Buchanan won the Presidency in a three-man race with John C. Frémont and Millard Fillmore. As President, he was often called a "doughface", a Northerner with Southern sympathies. He tried to maintain peace between the North and the South largely by giving in to the south, but in the process he only managed to alienate both sides. In the dying months of his administration, the Southern states declared their secession, leading to the Civil War. Buchanan's view of record was that secession was illegal, but that going to war to stop it was also illegal.

By the time he left office, the Democratic Party had split. Buchanan had once aspired to a presidency that would rank in history with that of George Washington and his biographer Jean Baker has written that no one ever became president with as impressive qualifications for the office as Buchanan. However, his inability to take any useful action to prevent the break-up of the nation has led to his consistent ranking by historians as one of the worst presidents in American history. In two separate polls of historians (in 2006 and 2009) his failure to deal with secession was selected as the worst presidential mistake ever made.

Buchanan is the only president to have been a bachelor. There is speculation that he may have been involved in a gay relationship with Senator (and later Vice-President) William Rufus King of Alabama. Many of his contemporaries spread such rumors and even went so far as to refer to King as "Mrs. B", but there is insufficient evidence on which to prove such a theory. The two men's nieces destroyed almost all of their correspondence.

After leaving office, Buchanan wrote an autobiography entitled Mr. Buchanan's Administration on the Eve of Rebellion, which attempted to justify his inaction against the seceding states. I've read it, it's not very convincing. Buchanan caught a cold in May 1868, which quickly worsened due to his advanced age. He died on June 1, 1868, from respiratory failure at the age of 77 at his home at Wheatland and was interred in Woodward Hill Cemetery in Lancaster.
Two of the things on James K. Polk's to do list were the acquisition of territory from Mexico, and resolution of the boundary dispute of the Oregon Territory with Great Britain. Polk went to war with Mexico on questionable grounds after attempts at negotiation failed. But Polk was wise enough not to fight a two-front war, especially with a powerful nation like Great Britain. Instead, Polk and his Secretary of State James Buchanan opted for a more peaceful solution. That solution came about in the form of the Oregon Treaty, signed on June 15, 1846, in Washington, D.C. The treaty brought an end to the Oregon boundary dispute by settling competing American and British claims to the region.

Previously, during the administration of President James Monroe, Great Britain and the United States entered into the Treaty of 1818, which set the boundary between the United States and British North America along the 49th parallel of north latitude from Minnesota to the "Stony Mountains" (now known as the Rocky Mountains). The territory west of those mountains was called the Oregon Country to Americans and the Columbia District to the British. The Treaty of 1818 provided for joint control of that land for ten years. Both countries could claim land and both were guaranteed free navigation throughout.

Joint control became problematic for both sides. Polk's offered to settle the boundary at the 49th parallel but the British initially rejected this offer. Expansionists in the Democratic Party boldly called for the annexation of the entire region up to Parallel 54°40′ north. (This led to the slogan "54-40 or Fight".) But after the outbreak of the Mexican-American War in April 1846, compromise became the wiser course of action. Negotiations in Washington, D.C. continued and the matter was settled by the Polk administration (to the dismay of Democratic Party hardliners). Polk wanted to avoid a two-war situation.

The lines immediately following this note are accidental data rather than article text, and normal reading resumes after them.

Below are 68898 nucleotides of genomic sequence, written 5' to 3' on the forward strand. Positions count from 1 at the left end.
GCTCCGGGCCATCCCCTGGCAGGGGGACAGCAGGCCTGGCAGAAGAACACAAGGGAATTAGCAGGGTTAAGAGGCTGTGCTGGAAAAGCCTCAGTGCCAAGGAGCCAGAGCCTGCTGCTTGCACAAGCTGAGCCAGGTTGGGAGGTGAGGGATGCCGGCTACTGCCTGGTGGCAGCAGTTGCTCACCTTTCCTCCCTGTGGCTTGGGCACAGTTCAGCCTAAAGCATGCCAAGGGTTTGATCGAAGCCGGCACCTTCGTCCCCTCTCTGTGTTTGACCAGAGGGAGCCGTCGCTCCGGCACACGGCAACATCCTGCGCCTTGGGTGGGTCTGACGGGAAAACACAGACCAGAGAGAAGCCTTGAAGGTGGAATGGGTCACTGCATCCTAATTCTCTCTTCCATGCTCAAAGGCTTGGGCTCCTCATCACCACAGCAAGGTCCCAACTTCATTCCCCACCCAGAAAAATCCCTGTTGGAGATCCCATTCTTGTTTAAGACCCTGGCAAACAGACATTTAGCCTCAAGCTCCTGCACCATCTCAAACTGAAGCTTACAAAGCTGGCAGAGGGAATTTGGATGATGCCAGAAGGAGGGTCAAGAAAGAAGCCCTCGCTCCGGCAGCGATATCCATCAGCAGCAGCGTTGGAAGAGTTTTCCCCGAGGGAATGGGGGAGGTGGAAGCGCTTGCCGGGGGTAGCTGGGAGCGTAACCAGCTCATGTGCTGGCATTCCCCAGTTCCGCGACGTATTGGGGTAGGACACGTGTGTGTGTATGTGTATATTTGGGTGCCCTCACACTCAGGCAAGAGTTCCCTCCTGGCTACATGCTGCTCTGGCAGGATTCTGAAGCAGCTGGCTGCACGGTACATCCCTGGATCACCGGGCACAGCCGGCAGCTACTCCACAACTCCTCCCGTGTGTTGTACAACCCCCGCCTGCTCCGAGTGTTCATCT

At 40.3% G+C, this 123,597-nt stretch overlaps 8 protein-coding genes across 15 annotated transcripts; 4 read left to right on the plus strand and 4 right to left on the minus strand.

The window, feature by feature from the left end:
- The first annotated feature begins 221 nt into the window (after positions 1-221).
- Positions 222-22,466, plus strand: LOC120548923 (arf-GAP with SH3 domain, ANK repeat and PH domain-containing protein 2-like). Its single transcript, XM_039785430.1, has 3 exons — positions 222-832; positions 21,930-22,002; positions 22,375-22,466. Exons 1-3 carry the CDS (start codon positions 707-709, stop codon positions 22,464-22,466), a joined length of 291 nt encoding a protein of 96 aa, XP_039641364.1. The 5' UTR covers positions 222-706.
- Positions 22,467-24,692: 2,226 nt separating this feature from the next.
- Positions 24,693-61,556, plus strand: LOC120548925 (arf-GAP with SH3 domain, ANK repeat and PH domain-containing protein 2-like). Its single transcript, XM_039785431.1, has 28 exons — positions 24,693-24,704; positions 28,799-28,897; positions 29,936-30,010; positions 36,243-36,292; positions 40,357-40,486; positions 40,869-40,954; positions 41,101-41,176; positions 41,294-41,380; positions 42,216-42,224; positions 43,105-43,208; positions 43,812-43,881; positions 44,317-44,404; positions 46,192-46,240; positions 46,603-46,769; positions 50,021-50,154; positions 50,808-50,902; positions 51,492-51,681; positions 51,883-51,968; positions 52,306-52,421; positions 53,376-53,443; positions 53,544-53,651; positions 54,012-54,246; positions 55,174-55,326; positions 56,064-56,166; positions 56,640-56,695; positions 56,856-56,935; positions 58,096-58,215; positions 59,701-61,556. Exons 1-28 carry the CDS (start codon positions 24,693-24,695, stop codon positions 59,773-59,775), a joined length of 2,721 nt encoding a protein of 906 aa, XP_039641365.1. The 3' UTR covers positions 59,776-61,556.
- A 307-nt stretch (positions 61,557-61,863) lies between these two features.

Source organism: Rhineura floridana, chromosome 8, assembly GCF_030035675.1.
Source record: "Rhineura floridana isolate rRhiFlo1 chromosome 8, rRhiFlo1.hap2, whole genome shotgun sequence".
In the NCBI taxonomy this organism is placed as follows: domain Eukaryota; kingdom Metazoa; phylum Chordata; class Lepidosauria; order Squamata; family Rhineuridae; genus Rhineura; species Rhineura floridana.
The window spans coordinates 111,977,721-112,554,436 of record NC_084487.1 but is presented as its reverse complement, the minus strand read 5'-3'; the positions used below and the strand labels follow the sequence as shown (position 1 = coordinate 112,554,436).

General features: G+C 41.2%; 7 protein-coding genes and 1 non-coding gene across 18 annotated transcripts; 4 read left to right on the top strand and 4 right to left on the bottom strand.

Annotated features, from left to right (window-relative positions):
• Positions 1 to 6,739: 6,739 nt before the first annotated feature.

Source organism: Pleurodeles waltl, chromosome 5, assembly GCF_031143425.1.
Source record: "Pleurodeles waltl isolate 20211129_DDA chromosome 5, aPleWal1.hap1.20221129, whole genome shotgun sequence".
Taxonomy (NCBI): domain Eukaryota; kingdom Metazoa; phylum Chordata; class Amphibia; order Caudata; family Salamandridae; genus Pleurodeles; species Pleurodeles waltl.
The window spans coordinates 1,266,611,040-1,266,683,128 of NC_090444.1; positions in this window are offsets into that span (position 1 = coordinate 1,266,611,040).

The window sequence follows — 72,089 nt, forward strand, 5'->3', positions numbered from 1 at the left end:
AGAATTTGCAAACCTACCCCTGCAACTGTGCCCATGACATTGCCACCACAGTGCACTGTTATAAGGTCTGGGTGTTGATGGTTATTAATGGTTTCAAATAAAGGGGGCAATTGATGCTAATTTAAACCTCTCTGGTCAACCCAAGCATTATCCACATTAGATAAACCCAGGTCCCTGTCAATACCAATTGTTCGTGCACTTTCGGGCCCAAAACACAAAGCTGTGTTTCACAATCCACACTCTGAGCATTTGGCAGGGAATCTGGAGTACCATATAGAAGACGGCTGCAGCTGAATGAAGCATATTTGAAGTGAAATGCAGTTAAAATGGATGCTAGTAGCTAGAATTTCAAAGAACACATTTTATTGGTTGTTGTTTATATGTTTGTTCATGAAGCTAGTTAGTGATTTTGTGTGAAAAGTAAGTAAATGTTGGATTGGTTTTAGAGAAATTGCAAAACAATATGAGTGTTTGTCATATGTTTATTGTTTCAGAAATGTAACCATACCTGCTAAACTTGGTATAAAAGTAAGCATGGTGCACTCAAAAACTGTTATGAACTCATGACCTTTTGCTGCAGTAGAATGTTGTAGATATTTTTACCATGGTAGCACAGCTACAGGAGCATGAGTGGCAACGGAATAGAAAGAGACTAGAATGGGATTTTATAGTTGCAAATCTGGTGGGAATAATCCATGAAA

The treaty was negotiated by U.S. Secretary of State (and future President) James Buchanan, and Richard Pakenham, British envoy to the United States and member of the Privy Council of the United Kingdom for Queen Victoria. The treaty was signed on June 15, 1846. The Oregon Treaty set the U.S. and British North American border at the 49th parallel with the exception of Vancouver Island, which was retained in its entirety by the British. Vancouver Island, with all coastal islands, was constituted as the Colony of Vancouver Island in 1849. The U.S. portion of the region was organized as Oregon Territory on August 14, 1848, with Washington Territory being formed from it in 1853. The British portion remained unorganized until 1858 when the Colony of British Columbia was declared as a result of the Fraser Canyon Gold Rush. The two British colonies were amalgamated in 1866 as the United Colonies of Vancouver Island and British Columbia. When the Colony of British Columbia joined Canada in 1871, the 49th Parallel became the U.S.-Canadian border.

Presidents at Peace: Nixon Goes to China

In 1972 President Richard Nixon visited the People's Republic of China (PRC), in a monumental diplomatic initiative that marked the first time that a U.S. president had visited there. At that time China considered the U.S. one of its foes, and the visit let to the end of 25 years of separation between the two sides.


Even before being elected president, Richard Nixon had talked of the need for better relations with the PRC. The U.S. did not maintain diplomatic relations with Communist China, because it had recognized the government of the Republic of China on Taiwan as the government of China. Early on in his first term, Nixon and his National Security Adviser Henry Kissinger began sending subtle overtures to the PRC government about opening up diplomatic relations. After a series of these overtures by both countries, Kissinger went on secret diplomatic missions to Beijing, where he met with Premier Zhou. On July 15, 1971, Nixon announced that he would visit the PRC the following year.